The energy poor (EP) encompass between 1.25 billion and 3 billion people who do not have access to beneficial energy for their cooking, illumination, or mechanical needs. Their lives are disfigured by ill health, poverty, lack of education, and underdevelopment. The universally accepted norm of sustainable development (SD) demands that the rest of the world, spearheaded by the rich nations, address the plight of the EP. In a welcome response, the United Nations (UN) has recently embraced the need for universal access to electricity and declared 2012 the “International Year of Sustainable Energy for All” with a focus on providing electricity. Although access to electricity must remain the ultimate objective, the daunting additional costs of electricity, and the time taken to do so—realistically 30 years—will shunt the EP into limbo unless interim measures are also taken. Beneficial energy based on appropriate sustainable energy technologies (ASETs) can provide such intermediate energy. ASETs bridge the gap between capital-intensive electricity and the traditional subsistence technologies of the EP. ASETs demand serious consideration.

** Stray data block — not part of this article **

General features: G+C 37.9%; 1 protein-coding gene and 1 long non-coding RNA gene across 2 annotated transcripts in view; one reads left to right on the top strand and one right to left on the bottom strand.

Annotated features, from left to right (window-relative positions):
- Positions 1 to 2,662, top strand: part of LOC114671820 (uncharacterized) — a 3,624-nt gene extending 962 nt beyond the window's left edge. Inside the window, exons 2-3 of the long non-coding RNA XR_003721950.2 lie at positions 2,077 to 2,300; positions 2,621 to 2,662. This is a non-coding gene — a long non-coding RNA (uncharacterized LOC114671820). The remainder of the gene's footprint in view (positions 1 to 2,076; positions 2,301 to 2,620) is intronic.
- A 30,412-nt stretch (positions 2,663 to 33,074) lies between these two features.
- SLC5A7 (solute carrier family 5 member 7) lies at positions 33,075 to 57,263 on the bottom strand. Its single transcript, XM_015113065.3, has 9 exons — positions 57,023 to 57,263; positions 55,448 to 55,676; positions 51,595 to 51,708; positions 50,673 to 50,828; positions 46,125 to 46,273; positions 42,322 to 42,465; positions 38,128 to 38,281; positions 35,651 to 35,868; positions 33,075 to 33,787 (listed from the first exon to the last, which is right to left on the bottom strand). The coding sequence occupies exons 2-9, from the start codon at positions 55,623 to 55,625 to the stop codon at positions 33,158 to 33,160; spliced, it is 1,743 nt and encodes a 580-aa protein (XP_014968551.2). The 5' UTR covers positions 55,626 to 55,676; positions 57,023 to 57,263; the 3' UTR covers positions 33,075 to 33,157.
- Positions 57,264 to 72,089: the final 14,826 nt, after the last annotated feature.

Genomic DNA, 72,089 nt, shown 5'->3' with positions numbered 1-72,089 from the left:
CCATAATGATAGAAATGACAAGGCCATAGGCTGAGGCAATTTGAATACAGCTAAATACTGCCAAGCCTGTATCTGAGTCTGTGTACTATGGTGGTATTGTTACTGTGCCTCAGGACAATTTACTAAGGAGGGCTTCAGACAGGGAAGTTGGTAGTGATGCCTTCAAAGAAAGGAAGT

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  • Article Type: Review Article
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